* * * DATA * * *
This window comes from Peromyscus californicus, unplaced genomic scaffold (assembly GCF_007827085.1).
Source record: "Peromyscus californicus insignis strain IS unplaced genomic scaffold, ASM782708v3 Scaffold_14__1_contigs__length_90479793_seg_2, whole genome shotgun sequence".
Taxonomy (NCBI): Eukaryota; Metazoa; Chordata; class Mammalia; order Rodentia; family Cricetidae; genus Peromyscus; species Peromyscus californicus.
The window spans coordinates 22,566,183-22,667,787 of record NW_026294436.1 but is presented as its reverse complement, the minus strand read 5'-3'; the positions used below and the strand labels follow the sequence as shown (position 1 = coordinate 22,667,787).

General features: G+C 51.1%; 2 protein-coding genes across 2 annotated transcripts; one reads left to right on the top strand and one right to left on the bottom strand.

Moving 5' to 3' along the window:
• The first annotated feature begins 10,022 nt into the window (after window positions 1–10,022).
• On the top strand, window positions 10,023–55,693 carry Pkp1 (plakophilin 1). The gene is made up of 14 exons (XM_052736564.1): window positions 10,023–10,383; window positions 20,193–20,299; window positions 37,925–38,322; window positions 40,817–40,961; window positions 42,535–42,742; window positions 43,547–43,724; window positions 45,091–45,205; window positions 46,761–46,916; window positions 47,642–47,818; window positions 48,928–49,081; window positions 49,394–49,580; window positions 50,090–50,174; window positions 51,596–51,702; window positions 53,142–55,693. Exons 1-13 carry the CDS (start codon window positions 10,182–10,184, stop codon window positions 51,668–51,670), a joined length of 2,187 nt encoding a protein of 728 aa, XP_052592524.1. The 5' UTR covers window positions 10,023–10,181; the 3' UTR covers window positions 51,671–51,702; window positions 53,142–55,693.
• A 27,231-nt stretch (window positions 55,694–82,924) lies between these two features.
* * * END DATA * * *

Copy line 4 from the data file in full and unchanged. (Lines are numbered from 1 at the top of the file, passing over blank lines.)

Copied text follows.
The window spans coordinates 22,566,183-22,667,787 of record NW_026294436.1 but is presented as its reverse complement, the minus strand read 5'-3'; the positions used below and the strand labels follow the sequence as shown (position 1 = coordinate 22,667,787).